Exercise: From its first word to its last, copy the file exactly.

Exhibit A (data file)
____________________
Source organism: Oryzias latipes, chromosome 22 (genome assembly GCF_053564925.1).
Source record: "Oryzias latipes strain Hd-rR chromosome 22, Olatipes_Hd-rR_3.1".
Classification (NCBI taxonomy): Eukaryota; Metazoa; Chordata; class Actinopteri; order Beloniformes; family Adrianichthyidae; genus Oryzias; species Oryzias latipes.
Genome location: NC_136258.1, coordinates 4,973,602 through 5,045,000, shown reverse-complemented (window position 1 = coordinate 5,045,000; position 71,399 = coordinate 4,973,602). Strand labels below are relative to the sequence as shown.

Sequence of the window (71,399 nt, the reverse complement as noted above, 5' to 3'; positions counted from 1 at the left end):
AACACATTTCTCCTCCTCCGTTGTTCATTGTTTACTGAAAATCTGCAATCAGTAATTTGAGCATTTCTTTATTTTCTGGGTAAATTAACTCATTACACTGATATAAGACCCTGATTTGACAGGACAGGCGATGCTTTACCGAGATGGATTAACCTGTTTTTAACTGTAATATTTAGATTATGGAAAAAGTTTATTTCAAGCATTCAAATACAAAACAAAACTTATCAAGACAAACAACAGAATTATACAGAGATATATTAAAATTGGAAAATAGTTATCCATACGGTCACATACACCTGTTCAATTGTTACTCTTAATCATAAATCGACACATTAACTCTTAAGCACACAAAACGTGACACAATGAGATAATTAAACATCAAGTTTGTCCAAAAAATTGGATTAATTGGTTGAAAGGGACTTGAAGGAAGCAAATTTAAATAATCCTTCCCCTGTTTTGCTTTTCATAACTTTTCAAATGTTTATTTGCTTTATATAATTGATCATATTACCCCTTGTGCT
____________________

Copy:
Source organism: Oryzias latipes, chromosome 22 (genome assembly GCF_053564925.1).
Source record: "Oryzias latipes strain Hd-rR chromosome 22, Olatipes_Hd-rR_3.1".
Classification (NCBI taxonomy): Eukaryota; Metazoa; Chordata; class Actinopteri; order Beloniformes; family Adrianichthyidae; genus Oryzias; species Oryzias latipes.
Genome location: NC_136258.1, coordinates 4,973,602 through 5,045,000, shown reverse-complemented (window position 1 = coordinate 5,045,000; position 71,399 = coordinate 4,973,602). Strand labels below are relative to the sequence as shown.

Sequence of the window (71,399 nt, the reverse complement as noted above, 5' to 3'; positions counted from 1 at the left end):
AACACATTTCTCCTCCTCCGTTGTTCATTGTTTACTGAAAATCTGCAATCAGTAATTTGAGCATTTCTTTATTTTCTGGGTAAATTAACTCATTACACTGATATAAGACCCTGATTTGACAGGACAGGCGATGCTTTACCGAGATGGATTAACCTGTTTTTAACTGTAATATTTAGATTATGGAAAAAGTTTATTTCAAGCATTCAAATACAAAACAAAACTTATCAAGACAAACAACAGAATTATACAGAGATATATTAAAATTGGAAAATAGTTATCCATACGGTCACATACACCTGTTCAATTGTTACTCTTAATCATAAATCGACACATTAACTCTTAAGCACACAAAACGTGACACAATGAGATAATTAAACATCAAGTTTGTCCAAAAAATTGGATTAATTGGTTGAAAGGGACTTGAAGGAAGCAAATTTAAATAATCCTTCCCCTGTTTTGCTTTTCATAACTTTTCAAATGTTTATTTGCTTTATATAATTGATCATATTACCCCTTGTGCT